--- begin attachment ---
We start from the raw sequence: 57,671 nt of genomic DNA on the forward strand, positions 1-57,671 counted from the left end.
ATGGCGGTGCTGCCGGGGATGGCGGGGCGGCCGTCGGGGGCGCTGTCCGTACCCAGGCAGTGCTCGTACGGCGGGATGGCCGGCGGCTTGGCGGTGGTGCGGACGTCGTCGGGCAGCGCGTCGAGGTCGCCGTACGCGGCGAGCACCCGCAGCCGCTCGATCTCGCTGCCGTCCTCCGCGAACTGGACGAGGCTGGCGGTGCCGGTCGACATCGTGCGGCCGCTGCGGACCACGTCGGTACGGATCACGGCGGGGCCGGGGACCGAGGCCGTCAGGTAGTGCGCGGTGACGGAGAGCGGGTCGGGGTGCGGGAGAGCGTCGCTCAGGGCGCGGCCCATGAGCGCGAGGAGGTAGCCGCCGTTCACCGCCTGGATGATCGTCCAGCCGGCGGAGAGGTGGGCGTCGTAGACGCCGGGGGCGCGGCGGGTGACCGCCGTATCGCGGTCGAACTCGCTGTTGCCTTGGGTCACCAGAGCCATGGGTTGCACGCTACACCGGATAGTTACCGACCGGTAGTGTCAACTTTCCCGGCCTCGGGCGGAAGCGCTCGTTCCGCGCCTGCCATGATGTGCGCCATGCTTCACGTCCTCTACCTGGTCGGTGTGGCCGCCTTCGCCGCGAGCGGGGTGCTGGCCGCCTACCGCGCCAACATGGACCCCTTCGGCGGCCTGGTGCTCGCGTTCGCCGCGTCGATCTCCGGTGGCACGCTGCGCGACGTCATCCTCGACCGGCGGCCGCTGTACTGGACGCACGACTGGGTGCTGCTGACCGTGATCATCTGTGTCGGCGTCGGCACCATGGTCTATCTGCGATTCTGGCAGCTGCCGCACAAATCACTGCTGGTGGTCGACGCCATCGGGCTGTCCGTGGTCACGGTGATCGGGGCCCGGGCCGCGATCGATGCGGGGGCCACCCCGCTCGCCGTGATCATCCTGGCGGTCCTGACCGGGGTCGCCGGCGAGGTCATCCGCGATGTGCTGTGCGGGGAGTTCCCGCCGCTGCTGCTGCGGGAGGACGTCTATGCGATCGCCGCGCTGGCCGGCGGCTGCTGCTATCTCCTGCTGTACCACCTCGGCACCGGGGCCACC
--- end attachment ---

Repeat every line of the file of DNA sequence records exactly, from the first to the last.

We start from the raw sequence: 57,671 nt of genomic DNA on the forward strand, positions 1-57,671 counted from the left end.
ATGGCGGTGCTGCCGGGGATGGCGGGGCGGCCGTCGGGGGCGCTGTCCGTACCCAGGCAGTGCTCGTACGGCGGGATGGCCGGCGGCTTGGCGGTGGTGCGGACGTCGTCGGGCAGCGCGTCGAGGTCGCCGTACGCGGCGAGCACCCGCAGCCGCTCGATCTCGCTGCCGTCCTCCGCGAACTGGACGAGGCTGGCGGTGCCGGTCGACATCGTGCGGCCGCTGCGGACCACGTCGGTACGGATCACGGCGGGGCCGGGGACCGAGGCCGTCAGGTAGTGCGCGGTGACGGAGAGCGGGTCGGGGTGCGGGAGAGCGTCGCTCAGGGCGCGGCCCATGAGCGCGAGGAGGTAGCCGCCGTTCACCGCCTGGATGATCGTCCAGCCGGCGGAGAGGTGGGCGTCGTAGACGCCGGGGGCGCGGCGGGTGACCGCCGTATCGCGGTCGAACTCGCTGTTGCCTTGGGTCACCAGAGCCATGGGTTGCACGCTACACCGGATAGTTACCGACCGGTAGTGTCAACTTTCCCGGCCTCGGGCGGAAGCGCTCGTTCCGCGCCTGCCATGATGTGCGCCATGCTTCACGTCCTCTACCTGGTCGGTGTGGCCGCCTTCGCCGCGAGCGGGGTGCTGGCCGCCTACCGCGCCAACATGGACCCCTTCGGCGGCCTGGTGCTCGCGTTCGCCGCGTCGATCTCCGGTGGCACGCTGCGCGACGTCATCCTCGACCGGCGGCCGCTGTACTGGACGCACGACTGGGTGCTGCTGACCGTGATCATCTGTGTCGGCGTCGGCACCATGGTCTATCTGCGATTCTGGCAGCTGCCGCACAAATCACTGCTGGTGGTCGACGCCATCGGGCTGTCCGTGGTCACGGTGATCGGGGCCCGGGCCGCGATCGATGCGGGGGCCACCCCGCTCGCCGTGATCATCCTGGCGGTCCTGACCGGGGTCGCCGGCGAGGTCATCCGCGATGTGCTGTGCGGGGAGTTCCCGCCGCTGCTGCTGCGGGAGGACGTCTATGCGATCGCCGCGCTGGCCGGCGGCTGCTGCTATCTCCTGCTGTACCACCTCGGCACCGGGGCCACC